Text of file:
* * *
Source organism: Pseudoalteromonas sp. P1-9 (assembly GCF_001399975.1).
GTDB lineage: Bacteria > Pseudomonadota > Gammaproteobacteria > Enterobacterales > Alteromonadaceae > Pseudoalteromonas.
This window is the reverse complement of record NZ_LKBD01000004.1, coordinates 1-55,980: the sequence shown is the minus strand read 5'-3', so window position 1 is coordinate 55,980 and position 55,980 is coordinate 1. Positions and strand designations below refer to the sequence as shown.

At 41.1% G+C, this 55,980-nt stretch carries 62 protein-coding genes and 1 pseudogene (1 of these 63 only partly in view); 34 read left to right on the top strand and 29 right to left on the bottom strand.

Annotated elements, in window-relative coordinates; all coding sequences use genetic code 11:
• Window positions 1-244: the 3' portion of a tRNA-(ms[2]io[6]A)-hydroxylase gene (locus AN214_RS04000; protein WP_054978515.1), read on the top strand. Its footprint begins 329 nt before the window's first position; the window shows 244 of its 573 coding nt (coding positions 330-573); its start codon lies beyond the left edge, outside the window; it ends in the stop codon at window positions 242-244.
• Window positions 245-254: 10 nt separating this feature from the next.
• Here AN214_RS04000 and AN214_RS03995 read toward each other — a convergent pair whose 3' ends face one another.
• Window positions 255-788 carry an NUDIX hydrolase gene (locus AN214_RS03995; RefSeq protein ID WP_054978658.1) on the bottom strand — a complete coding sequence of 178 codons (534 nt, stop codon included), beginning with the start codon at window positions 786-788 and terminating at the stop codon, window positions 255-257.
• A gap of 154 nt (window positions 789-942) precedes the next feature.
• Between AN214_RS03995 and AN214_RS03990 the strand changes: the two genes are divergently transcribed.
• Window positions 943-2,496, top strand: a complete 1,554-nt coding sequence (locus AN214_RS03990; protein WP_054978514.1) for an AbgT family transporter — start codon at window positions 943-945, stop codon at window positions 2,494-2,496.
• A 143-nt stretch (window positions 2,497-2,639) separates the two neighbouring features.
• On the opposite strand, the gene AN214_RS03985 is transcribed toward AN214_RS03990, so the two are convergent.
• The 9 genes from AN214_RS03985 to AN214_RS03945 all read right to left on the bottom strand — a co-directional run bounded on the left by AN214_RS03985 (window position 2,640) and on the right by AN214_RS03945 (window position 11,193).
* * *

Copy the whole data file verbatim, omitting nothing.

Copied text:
Source organism: Pseudoalteromonas sp. P1-9 (assembly GCF_001399975.1).
GTDB lineage: Bacteria > Pseudomonadota > Gammaproteobacteria > Enterobacterales > Alteromonadaceae > Pseudoalteromonas.
This window is the reverse complement of record NZ_LKBD01000004.1, coordinates 1-55,980: the sequence shown is the minus strand read 5'-3', so window position 1 is coordinate 55,980 and position 55,980 is coordinate 1. Positions and strand designations below refer to the sequence as shown.

At 41.1% G+C, this 55,980-nt stretch carries 62 protein-coding genes and 1 pseudogene (1 of these 63 only partly in view); 34 read left to right on the top strand and 29 right to left on the bottom strand.

Annotated elements, in window-relative coordinates; all coding sequences use genetic code 11:
• Window positions 1-244: the 3' portion of a tRNA-(ms[2]io[6]A)-hydroxylase gene (locus AN214_RS04000; protein WP_054978515.1), read on the top strand. Its footprint begins 329 nt before the window's first position; the window shows 244 of its 573 coding nt (coding positions 330-573); its start codon lies beyond the left edge, outside the window; it ends in the stop codon at window positions 242-244.
• Window positions 245-254: 10 nt separating this feature from the next.
• Here AN214_RS04000 and AN214_RS03995 read toward each other — a convergent pair whose 3' ends face one another.
• Window positions 255-788 carry an NUDIX hydrolase gene (locus AN214_RS03995; RefSeq protein ID WP_054978658.1) on the bottom strand — a complete coding sequence of 178 codons (534 nt, stop codon included), beginning with the start codon at window positions 786-788 and terminating at the stop codon, window positions 255-257.
• A gap of 154 nt (window positions 789-942) precedes the next feature.
• Between AN214_RS03995 and AN214_RS03990 the strand changes: the two genes are divergently transcribed.
• Window positions 943-2,496, top strand: a complete 1,554-nt coding sequence (locus AN214_RS03990; protein WP_054978514.1) for an AbgT family transporter — start codon at window positions 943-945, stop codon at window positions 2,494-2,496.
• A 143-nt stretch (window positions 2,497-2,639) separates the two neighbouring features.
• On the opposite strand, the gene AN214_RS03985 is transcribed toward AN214_RS03990, so the two are convergent.
• The 9 genes from AN214_RS03985 to AN214_RS03945 all read right to left on the bottom strand — a co-directional run bounded on the left by AN214_RS03985 (window position 2,640) and on the right by AN214_RS03945 (window position 11,193).